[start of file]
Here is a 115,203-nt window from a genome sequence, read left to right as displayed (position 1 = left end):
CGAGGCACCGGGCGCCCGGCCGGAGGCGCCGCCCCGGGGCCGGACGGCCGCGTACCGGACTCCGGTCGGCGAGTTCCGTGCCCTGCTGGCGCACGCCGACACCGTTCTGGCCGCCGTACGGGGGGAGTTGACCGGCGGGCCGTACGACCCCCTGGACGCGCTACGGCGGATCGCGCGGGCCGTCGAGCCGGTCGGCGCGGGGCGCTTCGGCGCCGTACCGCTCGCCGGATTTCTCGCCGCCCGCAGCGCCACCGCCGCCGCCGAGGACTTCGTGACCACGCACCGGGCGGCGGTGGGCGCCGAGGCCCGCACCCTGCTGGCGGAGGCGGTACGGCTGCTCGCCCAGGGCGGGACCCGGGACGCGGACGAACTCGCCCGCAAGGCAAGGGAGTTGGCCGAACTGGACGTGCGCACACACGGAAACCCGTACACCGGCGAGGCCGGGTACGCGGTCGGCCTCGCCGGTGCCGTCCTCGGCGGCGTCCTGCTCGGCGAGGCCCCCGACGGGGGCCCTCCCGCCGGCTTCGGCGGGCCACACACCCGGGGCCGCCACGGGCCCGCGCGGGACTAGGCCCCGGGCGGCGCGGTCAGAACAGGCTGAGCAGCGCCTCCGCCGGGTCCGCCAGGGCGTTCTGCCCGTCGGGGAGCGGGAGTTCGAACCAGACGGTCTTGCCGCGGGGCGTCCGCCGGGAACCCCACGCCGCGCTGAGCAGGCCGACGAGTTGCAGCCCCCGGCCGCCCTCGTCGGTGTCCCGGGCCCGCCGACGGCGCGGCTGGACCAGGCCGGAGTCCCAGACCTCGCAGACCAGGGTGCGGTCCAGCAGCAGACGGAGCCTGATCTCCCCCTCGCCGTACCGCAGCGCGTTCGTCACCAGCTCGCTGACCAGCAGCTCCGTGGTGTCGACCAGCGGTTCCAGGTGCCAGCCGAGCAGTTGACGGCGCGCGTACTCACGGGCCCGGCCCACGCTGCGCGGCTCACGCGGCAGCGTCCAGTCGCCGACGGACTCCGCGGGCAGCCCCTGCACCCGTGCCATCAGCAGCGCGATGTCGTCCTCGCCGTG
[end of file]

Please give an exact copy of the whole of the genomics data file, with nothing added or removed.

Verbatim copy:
Here is a 115,203-nt window from a genome sequence, read left to right as displayed (position 1 = left end):
CGAGGCACCGGGCGCCCGGCCGGAGGCGCCGCCCCGGGGCCGGACGGCCGCGTACCGGACTCCGGTCGGCGAGTTCCGTGCCCTGCTGGCGCACGCCGACACCGTTCTGGCCGCCGTACGGGGGGAGTTGACCGGCGGGCCGTACGACCCCCTGGACGCGCTACGGCGGATCGCGCGGGCCGTCGAGCCGGTCGGCGCGGGGCGCTTCGGCGCCGTACCGCTCGCCGGATTTCTCGCCGCCCGCAGCGCCACCGCCGCCGCCGAGGACTTCGTGACCACGCACCGGGCGGCGGTGGGCGCCGAGGCCCGCACCCTGCTGGCGGAGGCGGTACGGCTGCTCGCCCAGGGCGGGACCCGGGACGCGGACGAACTCGCCCGCAAGGCAAGGGAGTTGGCCGAACTGGACGTGCGCACACACGGAAACCCGTACACCGGCGAGGCCGGGTACGCGGTCGGCCTCGCCGGTGCCGTCCTCGGCGGCGTCCTGCTCGGCGAGGCCCCCGACGGGGGCCCTCCCGCCGGCTTCGGCGGGCCACACACCCGGGGCCGCCACGGGCCCGCGCGGGACTAGGCCCCGGGCGGCGCGGTCAGAACAGGCTGAGCAGCGCCTCCGCCGGGTCCGCCAGGGCGTTCTGCCCGTCGGGGAGCGGGAGTTCGAACCAGACGGTCTTGCCGCGGGGCGTCCGCCGGGAACCCCACGCCGCGCTGAGCAGGCCGACGAGTTGCAGCCCCCGGCCGCCCTCGTCGGTGTCCCGGGCCCGCCGACGGCGCGGCTGGACCAGGCCGGAGTCCCAGACCTCGCAGACCAGGGTGCGGTCCAGCAGCAGACGGAGCCTGATCTCCCCCTCGCCGTACCGCAGCGCGTTCGTCACCAGCTCGCTGACCAGCAGCTCCGTGGTGTCGACCAGCGGTTCCAGGTGCCAGCCGAGCAGTTGACGGCGCGCGTACTCACGGGCCCGGCCCACGCTGCGCGGCTCACGCGGCAGCGTCCAGTCGCCGACGGACTCCGCGGGCAGCCCCTGCACCCGTGCCATCAGCAGCGCGATGTCGTCCTCGCCGTG